Monday, September 6, 2010

Hero worship?

On the search for a mountaineering bloke called Kenton Cool who came up on one of the forums I read I came across a TV prog called Everest ER which I watched. Cool is in it and I just wanted to see the face and hear the voice (such a lot you can tell from faces and voices). It’s the usual crappy documentary prog conjured out of nothing with idiotically dramatic music and some Scottish twonk overdoing the narration in an unsuitably dramatic voice and featuring lots of people you probably would not get on with socially. It’s not the prog’s fault at all of course as it’s just pampering to the new wave of armchair adventurers and the theatrical voice is part of that. Before you got the same thing with books. But seeing all these rich kids and obsessives and sponsor nuts wanting to summit Everest I wondered, not why people do it, most people are kick-junkies of one sort of another, but why people are remotely interested in only the famous people’s exploits on this dramatic scale. Why Kenton cool? Why Bear Grylls? Why Alan Hinkes? Cool has summated Everest  8 times I’m told. Oh! So what is that all about then? Is that good? I don’t know. Phurba tashi has summited 16 times so it’s not the doing then. Cool has done the Everest summit twice in a week. So have the sherpas, repeatedly. Hinkes is doing all the highest peaks in each country of the UK. That’s newsworthy?!! I mean we’re talking for the most part peaks that my dad would get up with his walking stick. Yet people still cite these things to boost this hero worship thingy going on which is what it seems to  amount to. It’s darn spooky if you ask me. All a bit boys-in-the-showers. I’ve nothing against Cool at all, although he comes over as really full of himself in the film (but they all seem to be like that) but he just seems to be exploiting the situation for his own glory and gain as would every other mountaineer given the chance I suppose.
No, what I’ve always wondered about is heroes and idols, not why people want to be heroes and idols but rather why people seem to have to have them and why they always seem to choose the least pleasant people for the task but I never came up with a satisfactory answer.  If you’re a sportsman you’re going to have some famous sportsman to whom you aspire or look up to, if you’re into metal then some famous band will be ‘your’ band and better than all other bands, if you like football you’ll have some almost mythical player as your idol (usually illiterate and almost incapable of intelligent speech) and if you’re a couch potato maybe a famous formula one driver. It’s weird. It seems that it’s not so much what you do as how famous you are doing it.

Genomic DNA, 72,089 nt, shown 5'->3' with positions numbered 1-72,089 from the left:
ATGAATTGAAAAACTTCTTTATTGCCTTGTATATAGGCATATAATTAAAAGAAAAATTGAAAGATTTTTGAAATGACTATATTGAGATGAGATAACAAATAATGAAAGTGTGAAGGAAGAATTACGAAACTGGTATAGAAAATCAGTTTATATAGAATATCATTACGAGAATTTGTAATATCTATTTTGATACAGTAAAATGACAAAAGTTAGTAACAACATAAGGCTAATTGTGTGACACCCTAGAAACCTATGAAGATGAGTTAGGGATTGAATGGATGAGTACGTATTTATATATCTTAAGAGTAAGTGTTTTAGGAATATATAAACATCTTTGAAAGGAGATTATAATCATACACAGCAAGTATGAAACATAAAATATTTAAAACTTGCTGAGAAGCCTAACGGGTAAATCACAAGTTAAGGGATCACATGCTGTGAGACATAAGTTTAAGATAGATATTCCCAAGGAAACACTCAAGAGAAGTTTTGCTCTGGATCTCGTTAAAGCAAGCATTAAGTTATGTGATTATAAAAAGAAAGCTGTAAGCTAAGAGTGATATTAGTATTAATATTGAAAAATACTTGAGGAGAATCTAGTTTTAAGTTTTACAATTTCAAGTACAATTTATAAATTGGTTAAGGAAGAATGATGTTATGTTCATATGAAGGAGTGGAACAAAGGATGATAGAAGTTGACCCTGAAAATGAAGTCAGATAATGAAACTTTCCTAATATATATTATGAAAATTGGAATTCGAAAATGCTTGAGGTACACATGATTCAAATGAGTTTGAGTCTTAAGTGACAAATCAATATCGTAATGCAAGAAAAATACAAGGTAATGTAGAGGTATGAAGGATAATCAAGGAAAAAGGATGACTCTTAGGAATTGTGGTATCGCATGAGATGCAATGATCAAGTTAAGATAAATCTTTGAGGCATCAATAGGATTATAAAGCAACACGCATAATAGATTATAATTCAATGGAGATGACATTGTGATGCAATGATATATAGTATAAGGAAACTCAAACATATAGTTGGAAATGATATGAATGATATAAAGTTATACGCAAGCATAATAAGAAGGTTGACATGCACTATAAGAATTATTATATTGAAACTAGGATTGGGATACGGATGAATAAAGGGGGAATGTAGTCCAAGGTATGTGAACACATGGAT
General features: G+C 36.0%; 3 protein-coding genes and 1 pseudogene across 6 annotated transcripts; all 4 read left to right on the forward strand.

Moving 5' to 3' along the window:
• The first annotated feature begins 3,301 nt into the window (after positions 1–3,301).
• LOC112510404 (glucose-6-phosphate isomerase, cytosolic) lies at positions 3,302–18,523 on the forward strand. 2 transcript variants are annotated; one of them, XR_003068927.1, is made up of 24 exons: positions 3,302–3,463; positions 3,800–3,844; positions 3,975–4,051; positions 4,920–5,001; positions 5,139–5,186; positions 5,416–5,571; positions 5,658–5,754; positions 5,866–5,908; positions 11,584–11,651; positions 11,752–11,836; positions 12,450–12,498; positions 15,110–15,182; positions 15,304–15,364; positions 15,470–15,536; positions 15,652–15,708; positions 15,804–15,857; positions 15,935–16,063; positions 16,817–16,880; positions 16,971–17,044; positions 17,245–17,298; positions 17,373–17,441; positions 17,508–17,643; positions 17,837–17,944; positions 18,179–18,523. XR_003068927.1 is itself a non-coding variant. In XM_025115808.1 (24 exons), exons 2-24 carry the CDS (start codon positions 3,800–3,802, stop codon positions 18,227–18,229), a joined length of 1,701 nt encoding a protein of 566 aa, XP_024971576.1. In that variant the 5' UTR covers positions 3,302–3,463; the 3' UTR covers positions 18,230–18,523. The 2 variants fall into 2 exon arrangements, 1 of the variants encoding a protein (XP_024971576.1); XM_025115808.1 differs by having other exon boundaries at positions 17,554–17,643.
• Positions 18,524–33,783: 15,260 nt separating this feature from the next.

I sometimes think I have some sort of illness which screwed up my social appreciation and interaction skills because I seriously don’t get it. Is everyone’s life so empty they have to live it through another’s? Is there something I’m missing? Why all this worship? Is it a substitute for god now that religion is on the decline? Could god worship perhaps be the same thing?
However I find the whole idea of commercial mountaineering nauseatingly disgusting, period, so can’t really be objective but there remains all the other fields where the same thing occurs. Even piping which is something I do but loathe talking about. God can there ever be something as boring as arguing over whether one piper is better than another but they all do it. Perhaps it’s genetic. Maybe I’m gene deficient.

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